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Mythology, Dreams and Rituals in Modern America

During ancient times, there were no written laws. The rules of behavior were set by myths. Stories taught of dire consequences if a course of action was to be followed. In some cultures, the storytellers were also the chiefs. Unlike written laws that simply split right from wrong, stories taught ethics by letting the individual determine a sense of morality.

Written and oral myths are related to dreams. Mythologist Joseph Campbell said “Dream is the personalized myth, myth is the depersonalized dream; both myth and dream are symbolic in the same general way of the dynamics of the psyche. But in the dream the forms are quirked by the peculiar troubles of the dreamer, whereas in myth the problems and solutions shown are directly valid for all mankind.” In other words, myths can also be described as the collective dreams of a society, while dreams are the myths of individuals, personalized with their individual experiences and problems. Psychologist Carl Jung stated that dreams are a product of the psyche that is almost always in a state of never ending activity.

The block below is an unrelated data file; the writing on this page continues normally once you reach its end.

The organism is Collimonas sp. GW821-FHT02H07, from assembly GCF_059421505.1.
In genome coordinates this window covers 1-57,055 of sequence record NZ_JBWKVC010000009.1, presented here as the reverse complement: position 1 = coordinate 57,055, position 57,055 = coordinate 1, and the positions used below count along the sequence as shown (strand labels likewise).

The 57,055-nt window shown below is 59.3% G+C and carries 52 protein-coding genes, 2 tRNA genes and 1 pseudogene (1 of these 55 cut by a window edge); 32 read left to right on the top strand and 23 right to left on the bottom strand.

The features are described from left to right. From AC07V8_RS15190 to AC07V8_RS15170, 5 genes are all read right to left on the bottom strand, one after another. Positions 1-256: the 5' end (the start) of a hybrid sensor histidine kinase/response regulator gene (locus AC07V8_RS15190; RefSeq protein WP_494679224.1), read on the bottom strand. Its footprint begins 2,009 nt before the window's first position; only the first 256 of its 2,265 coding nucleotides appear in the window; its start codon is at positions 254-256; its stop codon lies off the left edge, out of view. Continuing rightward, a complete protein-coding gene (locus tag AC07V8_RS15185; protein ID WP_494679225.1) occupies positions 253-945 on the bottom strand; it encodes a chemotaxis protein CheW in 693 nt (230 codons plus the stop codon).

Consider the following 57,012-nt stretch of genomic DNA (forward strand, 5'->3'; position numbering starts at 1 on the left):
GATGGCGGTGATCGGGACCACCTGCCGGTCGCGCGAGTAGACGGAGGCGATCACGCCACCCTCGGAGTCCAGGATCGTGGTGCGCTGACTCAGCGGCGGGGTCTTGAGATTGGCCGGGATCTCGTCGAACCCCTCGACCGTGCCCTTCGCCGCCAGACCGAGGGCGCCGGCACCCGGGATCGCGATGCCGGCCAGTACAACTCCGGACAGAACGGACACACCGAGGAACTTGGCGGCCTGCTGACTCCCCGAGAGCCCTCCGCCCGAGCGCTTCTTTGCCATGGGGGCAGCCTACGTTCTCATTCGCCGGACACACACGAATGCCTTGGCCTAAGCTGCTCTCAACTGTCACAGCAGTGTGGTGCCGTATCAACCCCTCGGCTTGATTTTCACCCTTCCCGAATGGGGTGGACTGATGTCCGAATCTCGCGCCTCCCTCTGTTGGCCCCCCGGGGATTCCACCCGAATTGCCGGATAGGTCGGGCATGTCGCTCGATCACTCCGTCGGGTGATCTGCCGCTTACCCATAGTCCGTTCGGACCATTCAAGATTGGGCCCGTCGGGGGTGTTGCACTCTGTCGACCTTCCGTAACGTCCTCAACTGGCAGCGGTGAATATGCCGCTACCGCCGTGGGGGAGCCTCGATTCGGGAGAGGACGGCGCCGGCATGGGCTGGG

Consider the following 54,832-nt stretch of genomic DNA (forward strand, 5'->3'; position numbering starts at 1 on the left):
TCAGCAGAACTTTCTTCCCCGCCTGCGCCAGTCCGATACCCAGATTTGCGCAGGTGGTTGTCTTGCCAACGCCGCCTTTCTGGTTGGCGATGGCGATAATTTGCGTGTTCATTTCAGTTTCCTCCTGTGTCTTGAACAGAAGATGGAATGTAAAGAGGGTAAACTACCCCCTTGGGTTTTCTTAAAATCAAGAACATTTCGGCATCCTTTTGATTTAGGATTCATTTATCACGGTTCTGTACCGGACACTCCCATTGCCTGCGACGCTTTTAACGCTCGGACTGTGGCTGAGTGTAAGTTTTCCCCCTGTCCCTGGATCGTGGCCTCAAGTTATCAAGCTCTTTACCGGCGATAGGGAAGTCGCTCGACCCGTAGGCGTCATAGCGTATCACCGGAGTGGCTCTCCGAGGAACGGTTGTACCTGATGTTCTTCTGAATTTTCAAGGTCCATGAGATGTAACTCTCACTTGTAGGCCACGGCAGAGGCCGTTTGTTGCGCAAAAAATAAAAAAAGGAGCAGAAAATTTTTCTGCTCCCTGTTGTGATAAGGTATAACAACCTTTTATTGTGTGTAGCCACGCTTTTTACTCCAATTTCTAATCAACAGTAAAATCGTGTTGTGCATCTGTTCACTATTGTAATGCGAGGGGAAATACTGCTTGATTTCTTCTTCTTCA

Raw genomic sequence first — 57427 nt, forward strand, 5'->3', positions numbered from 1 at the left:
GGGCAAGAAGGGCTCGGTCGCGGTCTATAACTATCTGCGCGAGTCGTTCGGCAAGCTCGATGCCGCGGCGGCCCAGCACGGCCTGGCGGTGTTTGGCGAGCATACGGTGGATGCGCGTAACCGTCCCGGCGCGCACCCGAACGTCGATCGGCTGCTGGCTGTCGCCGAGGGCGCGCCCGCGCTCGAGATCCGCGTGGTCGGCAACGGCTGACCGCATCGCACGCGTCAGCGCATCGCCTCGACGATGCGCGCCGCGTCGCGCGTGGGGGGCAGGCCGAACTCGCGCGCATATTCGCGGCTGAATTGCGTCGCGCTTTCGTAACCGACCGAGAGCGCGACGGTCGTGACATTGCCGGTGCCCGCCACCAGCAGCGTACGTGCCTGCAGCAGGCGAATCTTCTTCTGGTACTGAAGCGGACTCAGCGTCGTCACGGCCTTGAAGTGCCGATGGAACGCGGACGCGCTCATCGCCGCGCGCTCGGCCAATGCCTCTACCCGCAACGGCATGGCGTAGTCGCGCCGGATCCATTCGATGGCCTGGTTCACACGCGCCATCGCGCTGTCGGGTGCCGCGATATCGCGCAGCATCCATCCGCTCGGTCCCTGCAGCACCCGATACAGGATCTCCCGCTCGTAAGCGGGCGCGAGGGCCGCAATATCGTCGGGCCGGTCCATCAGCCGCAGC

Rituals are myths acted out. The term “ritual” seems to almost always refer to the ceremonies of primitive cultures. The reality is that rituals are found everywhere, even in modern society. Every Sunday, the Sabbath Day, Christians attend Church to worship God. Before a sporting game, teams may offer a prayer for success. Unfortunately, the opposing team is probably praying as well. James Frazer, a myth-ritualist, believed that “myth is the equal of ritual and arises with it to serve as its script: myth explains what ritual enacts. Myth operates while ritual retains its magical power.” The pioneering myth-ritualist, Biblicist William Robertson Smith, believed that “myth is inferior to ritual. It arises as an explanation of ritual only once a ritual is no longer considered magically potent and so is no longer understood.”

Let's discuss myths, dreams and rituals, and how they play out in the modern world. Is there still a place for mythology? Do we have modern rituals? Have personal dreams become less mythology and more practical? Did myths precede ritual or vice versa? And does it matter? 


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